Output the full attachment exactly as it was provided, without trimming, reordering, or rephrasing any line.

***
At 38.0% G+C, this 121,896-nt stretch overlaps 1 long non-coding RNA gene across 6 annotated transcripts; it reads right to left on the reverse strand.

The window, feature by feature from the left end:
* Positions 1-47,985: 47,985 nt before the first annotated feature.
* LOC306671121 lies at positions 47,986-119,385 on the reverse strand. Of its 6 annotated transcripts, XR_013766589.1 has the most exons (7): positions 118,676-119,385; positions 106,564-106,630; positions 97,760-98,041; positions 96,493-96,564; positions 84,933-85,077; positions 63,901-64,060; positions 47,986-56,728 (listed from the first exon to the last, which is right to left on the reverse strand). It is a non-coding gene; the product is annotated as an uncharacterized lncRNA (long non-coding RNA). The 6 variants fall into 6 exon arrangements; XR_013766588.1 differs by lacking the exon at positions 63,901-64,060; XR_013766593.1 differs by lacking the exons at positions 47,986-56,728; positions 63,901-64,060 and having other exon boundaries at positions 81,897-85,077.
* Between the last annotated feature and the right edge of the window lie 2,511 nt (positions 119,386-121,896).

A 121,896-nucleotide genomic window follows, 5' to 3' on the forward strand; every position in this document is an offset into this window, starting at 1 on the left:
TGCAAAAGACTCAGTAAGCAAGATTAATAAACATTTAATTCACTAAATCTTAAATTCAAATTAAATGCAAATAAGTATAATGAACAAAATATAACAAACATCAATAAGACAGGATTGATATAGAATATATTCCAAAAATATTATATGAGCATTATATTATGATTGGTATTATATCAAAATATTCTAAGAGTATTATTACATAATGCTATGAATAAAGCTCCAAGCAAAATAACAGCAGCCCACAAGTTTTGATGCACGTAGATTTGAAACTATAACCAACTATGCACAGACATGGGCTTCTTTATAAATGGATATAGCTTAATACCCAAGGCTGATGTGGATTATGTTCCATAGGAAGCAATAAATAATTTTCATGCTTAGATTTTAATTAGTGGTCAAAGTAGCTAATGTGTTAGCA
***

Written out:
At 38.0% G+C, this 121,896-nt stretch overlaps 1 long non-coding RNA gene across 6 annotated transcripts; it reads right to left on the reverse strand.

The window, feature by feature from the left end:
* Positions 1-47,985: 47,985 nt before the first annotated feature.
* LOC306671121 lies at positions 47,986-119,385 on the reverse strand. Of its 6 annotated transcripts, XR_013766589.1 has the most exons (7): positions 118,676-119,385; positions 106,564-106,630; positions 97,760-98,041; positions 96,493-96,564; positions 84,933-85,077; positions 63,901-64,060; positions 47,986-56,728 (listed from the first exon to the last, which is right to left on the reverse strand). It is a non-coding gene; the product is annotated as an uncharacterized lncRNA (long non-coding RNA). The 6 variants fall into 6 exon arrangements; XR_013766588.1 differs by lacking the exon at positions 63,901-64,060; XR_013766593.1 differs by lacking the exons at positions 47,986-56,728; positions 63,901-64,060 and having other exon boundaries at positions 81,897-85,077.
* Between the last annotated feature and the right edge of the window lie 2,511 nt (positions 119,386-121,896).

A 121,896-nucleotide genomic window follows, 5' to 3' on the forward strand; every position in this document is an offset into this window, starting at 1 on the left:
TGCAAAAGACTCAGTAAGCAAGATTAATAAACATTTAATTCACTAAATCTTAAATTCAAATTAAATGCAAATAAGTATAATGAACAAAATATAACAAACATCAATAAGACAGGATTGATATAGAATATATTCCAAAAATATTATATGAGCATTATATTATGATTGGTATTATATCAAAATATTCTAAGAGTATTATTACATAATGCTATGAATAAAGCTCCAAGCAAAATAACAGCAGCCCACAAGTTTTGATGCACGTAGATTTGAAACTATAACCAACTATGCACAGACATGGGCTTCTTTATAAATGGATATAGCTTAATACCCAAGGCTGATGTGGATTATGTTCCATAGGAAGCAATAAATAATTTTCATGCTTAGATTTTAATTAGTGGTCAAAGTAGCTAATGTGTTAGCA